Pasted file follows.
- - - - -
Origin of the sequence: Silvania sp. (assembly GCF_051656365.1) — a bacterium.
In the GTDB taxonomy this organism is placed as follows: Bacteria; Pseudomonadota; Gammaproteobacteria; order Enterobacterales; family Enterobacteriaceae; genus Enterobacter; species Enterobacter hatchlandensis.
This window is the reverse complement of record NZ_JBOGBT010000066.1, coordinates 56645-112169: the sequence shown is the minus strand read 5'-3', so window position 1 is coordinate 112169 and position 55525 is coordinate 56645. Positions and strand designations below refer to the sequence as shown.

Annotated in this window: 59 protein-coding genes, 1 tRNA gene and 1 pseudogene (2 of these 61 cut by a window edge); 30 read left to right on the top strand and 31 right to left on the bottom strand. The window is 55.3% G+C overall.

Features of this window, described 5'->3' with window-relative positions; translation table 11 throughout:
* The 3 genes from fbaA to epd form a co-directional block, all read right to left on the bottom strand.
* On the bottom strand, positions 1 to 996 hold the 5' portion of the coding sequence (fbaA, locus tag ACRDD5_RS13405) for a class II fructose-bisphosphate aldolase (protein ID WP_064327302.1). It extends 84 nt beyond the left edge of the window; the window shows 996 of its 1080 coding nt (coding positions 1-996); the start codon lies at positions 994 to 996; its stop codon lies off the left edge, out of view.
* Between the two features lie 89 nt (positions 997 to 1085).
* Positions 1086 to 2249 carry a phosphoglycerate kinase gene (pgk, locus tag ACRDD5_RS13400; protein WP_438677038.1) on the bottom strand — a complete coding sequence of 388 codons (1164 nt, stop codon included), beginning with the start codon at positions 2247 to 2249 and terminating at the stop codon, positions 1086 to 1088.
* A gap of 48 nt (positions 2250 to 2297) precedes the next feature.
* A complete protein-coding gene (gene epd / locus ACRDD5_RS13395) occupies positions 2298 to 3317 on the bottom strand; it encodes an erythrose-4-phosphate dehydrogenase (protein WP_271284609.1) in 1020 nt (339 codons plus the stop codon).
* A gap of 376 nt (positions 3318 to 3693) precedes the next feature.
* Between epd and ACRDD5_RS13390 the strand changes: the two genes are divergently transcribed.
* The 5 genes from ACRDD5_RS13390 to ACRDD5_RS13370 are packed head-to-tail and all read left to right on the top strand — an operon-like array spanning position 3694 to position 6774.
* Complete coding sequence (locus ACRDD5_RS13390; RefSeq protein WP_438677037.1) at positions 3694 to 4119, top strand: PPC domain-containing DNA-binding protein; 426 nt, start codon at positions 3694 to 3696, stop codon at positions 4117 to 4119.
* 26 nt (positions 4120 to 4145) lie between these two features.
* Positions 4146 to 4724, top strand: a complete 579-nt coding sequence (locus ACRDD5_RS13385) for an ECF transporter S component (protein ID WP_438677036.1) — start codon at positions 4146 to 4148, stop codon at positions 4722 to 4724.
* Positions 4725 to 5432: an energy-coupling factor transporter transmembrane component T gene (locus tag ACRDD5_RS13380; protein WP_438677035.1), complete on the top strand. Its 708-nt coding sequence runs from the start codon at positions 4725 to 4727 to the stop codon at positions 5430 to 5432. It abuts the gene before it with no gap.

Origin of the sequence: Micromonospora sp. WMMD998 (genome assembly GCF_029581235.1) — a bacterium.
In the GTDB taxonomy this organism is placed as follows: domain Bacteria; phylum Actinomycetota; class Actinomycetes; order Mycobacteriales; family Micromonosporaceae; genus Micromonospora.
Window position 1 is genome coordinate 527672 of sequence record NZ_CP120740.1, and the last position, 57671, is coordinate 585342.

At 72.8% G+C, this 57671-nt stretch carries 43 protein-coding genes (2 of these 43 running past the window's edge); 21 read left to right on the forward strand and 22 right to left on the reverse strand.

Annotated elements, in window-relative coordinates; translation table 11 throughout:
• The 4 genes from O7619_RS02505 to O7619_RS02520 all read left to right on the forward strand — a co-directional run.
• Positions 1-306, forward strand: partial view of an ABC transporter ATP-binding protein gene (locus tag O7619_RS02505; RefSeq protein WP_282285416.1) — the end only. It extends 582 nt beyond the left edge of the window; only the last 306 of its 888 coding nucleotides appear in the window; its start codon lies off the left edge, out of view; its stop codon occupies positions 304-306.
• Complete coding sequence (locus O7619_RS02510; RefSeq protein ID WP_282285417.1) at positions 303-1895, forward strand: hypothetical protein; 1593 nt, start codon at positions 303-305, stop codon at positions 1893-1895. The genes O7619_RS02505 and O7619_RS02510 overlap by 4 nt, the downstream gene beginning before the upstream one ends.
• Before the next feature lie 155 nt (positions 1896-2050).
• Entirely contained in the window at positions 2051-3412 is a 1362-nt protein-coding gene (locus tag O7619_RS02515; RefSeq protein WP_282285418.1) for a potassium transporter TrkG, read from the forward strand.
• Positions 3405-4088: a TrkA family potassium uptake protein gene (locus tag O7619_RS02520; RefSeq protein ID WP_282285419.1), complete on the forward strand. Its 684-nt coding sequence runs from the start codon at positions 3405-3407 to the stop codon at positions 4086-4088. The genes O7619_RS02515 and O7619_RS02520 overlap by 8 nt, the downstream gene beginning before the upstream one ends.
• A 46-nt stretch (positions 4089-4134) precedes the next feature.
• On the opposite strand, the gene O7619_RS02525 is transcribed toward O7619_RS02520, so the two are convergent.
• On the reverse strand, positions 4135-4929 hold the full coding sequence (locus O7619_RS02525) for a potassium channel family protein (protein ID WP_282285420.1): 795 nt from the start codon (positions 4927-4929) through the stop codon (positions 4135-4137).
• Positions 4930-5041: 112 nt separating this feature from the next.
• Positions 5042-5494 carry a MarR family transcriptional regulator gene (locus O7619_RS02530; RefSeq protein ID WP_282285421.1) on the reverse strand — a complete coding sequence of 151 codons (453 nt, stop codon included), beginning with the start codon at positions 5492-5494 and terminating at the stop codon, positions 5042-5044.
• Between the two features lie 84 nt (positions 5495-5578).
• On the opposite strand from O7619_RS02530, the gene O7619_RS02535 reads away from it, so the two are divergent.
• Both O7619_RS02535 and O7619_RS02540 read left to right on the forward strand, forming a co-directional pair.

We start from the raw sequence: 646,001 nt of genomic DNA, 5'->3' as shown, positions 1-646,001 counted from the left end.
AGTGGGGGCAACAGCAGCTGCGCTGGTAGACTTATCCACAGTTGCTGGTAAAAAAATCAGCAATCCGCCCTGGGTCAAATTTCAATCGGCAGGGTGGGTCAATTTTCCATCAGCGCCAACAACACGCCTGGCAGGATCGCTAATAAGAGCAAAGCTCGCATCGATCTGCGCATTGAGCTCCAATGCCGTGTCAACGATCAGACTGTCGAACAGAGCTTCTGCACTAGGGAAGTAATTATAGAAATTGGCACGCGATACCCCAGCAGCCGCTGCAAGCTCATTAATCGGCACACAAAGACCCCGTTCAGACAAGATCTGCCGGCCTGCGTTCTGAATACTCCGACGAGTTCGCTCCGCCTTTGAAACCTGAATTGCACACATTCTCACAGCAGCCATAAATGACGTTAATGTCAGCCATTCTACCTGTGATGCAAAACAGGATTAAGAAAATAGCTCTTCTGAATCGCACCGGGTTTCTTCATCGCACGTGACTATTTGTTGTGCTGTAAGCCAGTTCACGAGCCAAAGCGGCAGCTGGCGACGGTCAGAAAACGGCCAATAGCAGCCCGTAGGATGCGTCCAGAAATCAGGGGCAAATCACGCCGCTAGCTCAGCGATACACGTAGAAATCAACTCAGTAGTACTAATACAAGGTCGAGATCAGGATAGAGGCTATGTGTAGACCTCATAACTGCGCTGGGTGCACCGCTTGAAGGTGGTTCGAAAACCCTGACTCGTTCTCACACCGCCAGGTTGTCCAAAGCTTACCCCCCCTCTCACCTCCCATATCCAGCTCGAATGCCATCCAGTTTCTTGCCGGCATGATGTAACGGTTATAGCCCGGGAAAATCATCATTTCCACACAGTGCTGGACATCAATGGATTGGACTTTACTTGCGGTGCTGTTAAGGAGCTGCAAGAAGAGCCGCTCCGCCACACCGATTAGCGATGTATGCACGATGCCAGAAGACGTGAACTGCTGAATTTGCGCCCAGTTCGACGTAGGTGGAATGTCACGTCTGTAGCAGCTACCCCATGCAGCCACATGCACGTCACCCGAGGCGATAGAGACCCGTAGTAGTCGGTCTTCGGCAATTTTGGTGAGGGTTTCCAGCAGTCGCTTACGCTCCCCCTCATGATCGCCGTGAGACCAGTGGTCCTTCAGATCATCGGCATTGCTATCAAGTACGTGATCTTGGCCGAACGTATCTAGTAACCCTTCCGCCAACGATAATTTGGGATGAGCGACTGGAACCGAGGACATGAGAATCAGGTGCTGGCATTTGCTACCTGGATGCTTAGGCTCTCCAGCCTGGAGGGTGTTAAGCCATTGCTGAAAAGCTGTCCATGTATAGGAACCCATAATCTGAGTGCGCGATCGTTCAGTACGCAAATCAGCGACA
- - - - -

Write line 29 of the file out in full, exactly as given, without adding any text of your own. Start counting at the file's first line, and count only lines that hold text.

• Positions 3405-4088: a TrkA family potassium uptake protein gene (locus tag O7619_RS02520; RefSeq protein ID WP_282285419.1), complete on the forward strand. Its 684-nt coding sequence runs from the start codon at positions 3405-3407 to the stop codon at positions 4086-4088. The genes O7619_RS02515 and O7619_RS02520 overlap by 8 nt, the downstream gene beginning before the upstream one ends.